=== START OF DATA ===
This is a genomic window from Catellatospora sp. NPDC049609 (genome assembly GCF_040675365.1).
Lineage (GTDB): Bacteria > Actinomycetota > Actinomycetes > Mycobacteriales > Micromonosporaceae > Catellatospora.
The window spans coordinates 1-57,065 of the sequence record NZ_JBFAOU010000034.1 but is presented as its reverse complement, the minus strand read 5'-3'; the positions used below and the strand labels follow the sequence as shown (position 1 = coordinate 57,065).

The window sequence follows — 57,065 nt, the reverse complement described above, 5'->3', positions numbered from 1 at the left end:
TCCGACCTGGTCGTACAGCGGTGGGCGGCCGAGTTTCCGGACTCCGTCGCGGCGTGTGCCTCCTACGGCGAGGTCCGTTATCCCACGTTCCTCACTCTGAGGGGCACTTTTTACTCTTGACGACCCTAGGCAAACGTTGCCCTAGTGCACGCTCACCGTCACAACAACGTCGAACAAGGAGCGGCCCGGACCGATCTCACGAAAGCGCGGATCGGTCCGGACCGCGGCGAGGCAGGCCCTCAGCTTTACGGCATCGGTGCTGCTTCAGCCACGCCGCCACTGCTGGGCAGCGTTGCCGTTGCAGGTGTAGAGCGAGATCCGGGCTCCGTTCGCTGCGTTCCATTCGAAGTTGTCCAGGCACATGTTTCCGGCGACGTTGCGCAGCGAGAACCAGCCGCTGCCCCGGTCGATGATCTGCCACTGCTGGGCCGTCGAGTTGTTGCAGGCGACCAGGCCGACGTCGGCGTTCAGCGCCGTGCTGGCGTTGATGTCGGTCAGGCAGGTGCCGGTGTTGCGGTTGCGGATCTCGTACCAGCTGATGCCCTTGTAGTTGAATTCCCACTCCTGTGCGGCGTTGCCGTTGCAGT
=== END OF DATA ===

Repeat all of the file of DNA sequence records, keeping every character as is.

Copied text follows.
This is a genomic window from Catellatospora sp. NPDC049609 (genome assembly GCF_040675365.1).
Lineage (GTDB): Bacteria > Actinomycetota > Actinomycetes > Mycobacteriales > Micromonosporaceae > Catellatospora.
The window spans coordinates 1-57,065 of the sequence record NZ_JBFAOU010000034.1 but is presented as its reverse complement, the minus strand read 5'-3'; the positions used below and the strand labels follow the sequence as shown (position 1 = coordinate 57,065).

The window sequence follows — 57,065 nt, the reverse complement described above, 5'->3', positions numbered from 1 at the left end:
TCCGACCTGGTCGTACAGCGGTGGGCGGCCGAGTTTCCGGACTCCGTCGCGGCGTGTGCCTCCTACGGCGAGGTCCGTTATCCCACGTTCCTCACTCTGAGGGGCACTTTTTACTCTTGACGACCCTAGGCAAACGTTGCCCTAGTGCACGCTCACCGTCACAACAACGTCGAACAAGGAGCGGCCCGGACCGATCTCACGAAAGCGCGGATCGGTCCGGACCGCGGCGAGGCAGGCCCTCAGCTTTACGGCATCGGTGCTGCTTCAGCCACGCCGCCACTGCTGGGCAGCGTTGCCGTTGCAGGTGTAGAGCGAGATCCGGGCTCCGTTCGCTGCGTTCCATTCGAAGTTGTCCAGGCACATGTTTCCGGCGACGTTGCGCAGCGAGAACCAGCCGCTGCCCCGGTCGATGATCTGCCACTGCTGGGCCGTCGAGTTGTTGCAGGCGACCAGGCCGACGTCGGCGTTCAGCGCCGTGCTGGCGTTGATGTCGGTCAGGCAGGTGCCGGTGTTGCGGTTGCGGATCTCGTACCAGCTGATGCCCTTGTAGTTGAATTCCCACTCCTGTGCGGCGTTGCCGTTGCAGT